(Does it influence Holliday’s business when there is a comparable free agent available) Obviously when teams need offense, and they look at offensive in a number of ways. Matt Holliday you have an athlete because he can just do a lot of things on the bases, he can do a lot of things in the outfield which your customary home run hitting left fielder can’t do. The components of what a team has to look as far as versatility of other players to drive in that player to allow him to score from first base or in many cases second bases … that’s why Matt Holliday scores so many runs compared to a guy with similar power. Just the athlete … It’s rare you find that type of athlete. Matt Holliday could have played in the NFL. He’s that kind of guy. So when you see those kind of guys who have the ability to hit a baseball you have to go back in time and think about the number of major leaguers that have that kind of strength and athletic skill, and yet have the ability to hit a baseball and hit it with power and produce 200 runs and hit in the middle of the lineup and be athletic. With production bats like that you’re giving away a lot defensively, you’re giving away in terms of runs scored.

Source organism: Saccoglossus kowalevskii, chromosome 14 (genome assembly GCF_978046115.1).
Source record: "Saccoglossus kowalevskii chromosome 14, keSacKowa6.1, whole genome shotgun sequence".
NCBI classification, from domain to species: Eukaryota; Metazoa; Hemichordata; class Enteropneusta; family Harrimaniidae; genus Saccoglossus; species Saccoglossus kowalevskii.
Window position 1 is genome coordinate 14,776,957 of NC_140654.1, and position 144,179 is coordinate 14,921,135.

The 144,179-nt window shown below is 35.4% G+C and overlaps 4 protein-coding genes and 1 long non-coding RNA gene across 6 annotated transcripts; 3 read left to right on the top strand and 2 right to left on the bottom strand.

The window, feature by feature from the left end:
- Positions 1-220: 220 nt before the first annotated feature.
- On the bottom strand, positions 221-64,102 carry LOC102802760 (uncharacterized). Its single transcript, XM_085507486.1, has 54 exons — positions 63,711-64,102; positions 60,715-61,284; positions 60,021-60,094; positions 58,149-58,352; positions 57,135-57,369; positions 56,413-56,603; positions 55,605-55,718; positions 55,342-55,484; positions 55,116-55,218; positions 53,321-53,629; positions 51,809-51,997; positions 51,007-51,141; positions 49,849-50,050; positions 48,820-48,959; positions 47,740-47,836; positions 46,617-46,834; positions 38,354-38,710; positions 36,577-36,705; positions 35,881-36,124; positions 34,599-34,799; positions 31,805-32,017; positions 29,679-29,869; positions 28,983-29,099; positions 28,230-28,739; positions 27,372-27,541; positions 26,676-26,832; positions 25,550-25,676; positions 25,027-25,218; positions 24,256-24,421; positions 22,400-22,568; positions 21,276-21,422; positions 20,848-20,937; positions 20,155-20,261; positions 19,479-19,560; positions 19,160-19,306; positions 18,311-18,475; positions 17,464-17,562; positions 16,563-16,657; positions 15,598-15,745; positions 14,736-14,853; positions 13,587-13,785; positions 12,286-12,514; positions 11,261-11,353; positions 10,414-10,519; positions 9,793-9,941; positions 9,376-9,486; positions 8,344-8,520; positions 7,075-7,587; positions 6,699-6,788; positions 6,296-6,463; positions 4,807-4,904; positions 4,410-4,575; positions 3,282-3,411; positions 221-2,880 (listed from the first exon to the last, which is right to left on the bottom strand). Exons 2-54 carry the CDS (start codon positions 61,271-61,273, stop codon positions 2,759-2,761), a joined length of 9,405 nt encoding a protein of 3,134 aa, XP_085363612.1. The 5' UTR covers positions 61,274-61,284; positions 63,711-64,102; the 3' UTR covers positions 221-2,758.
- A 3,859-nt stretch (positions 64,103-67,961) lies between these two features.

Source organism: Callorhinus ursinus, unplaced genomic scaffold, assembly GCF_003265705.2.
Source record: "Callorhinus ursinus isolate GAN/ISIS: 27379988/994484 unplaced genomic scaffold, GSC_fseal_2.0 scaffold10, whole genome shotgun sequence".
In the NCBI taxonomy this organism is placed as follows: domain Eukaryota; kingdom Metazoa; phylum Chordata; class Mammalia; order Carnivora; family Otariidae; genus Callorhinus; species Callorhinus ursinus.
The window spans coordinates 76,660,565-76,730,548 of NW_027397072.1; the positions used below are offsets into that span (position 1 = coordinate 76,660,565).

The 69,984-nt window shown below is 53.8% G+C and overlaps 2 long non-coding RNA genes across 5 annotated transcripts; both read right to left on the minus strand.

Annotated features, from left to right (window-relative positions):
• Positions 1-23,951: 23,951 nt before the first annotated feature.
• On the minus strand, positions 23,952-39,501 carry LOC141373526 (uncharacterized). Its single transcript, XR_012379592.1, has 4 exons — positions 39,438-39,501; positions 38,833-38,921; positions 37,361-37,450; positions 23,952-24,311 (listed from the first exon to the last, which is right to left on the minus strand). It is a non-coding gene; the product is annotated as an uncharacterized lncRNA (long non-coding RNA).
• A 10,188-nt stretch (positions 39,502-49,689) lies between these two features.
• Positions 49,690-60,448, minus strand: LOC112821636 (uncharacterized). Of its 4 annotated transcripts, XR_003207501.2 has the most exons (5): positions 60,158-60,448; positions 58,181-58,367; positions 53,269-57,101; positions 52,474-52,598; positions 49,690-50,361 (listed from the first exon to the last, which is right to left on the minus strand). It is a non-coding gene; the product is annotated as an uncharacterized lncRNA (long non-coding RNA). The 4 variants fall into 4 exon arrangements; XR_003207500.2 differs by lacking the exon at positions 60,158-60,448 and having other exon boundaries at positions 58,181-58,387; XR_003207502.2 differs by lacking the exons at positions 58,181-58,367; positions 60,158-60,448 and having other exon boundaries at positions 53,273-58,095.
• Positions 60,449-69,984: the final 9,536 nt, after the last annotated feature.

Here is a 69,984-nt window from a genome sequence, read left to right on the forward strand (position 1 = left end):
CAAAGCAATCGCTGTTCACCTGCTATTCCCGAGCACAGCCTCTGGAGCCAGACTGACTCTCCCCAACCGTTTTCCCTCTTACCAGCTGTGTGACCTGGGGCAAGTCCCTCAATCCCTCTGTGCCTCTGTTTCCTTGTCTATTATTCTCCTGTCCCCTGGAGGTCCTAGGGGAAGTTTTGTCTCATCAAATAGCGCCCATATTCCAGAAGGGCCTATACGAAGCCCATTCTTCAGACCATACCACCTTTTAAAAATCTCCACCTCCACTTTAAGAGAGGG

(On Beltre’s offensive production) We did a study of Beltre’s road numbers compared to a very good hitter like say Jason Bay. Obviously Beltre had some nicks this year with his collarbone, but looking at his ’06-’08 numbers on the road and compared them to Bay’s ’07-’09 performance offensively on the road and we’ve come up with the fact that Adrian had more RBIs, he had a few less home runs, his batting average was 25 points higher and his OPS was about the same. And I’m not including anything about Beltre’s 48 home run season. Just to put it in perspective the type of offensive player Adrian Beltre is outside of Seattle. You can really see he compares favorably a very coveted, talented free agent player today. Then you add in the fact I don’t think anybody in baseball will not tell you that Adrian Beltre is far and above the best defensive third baseman.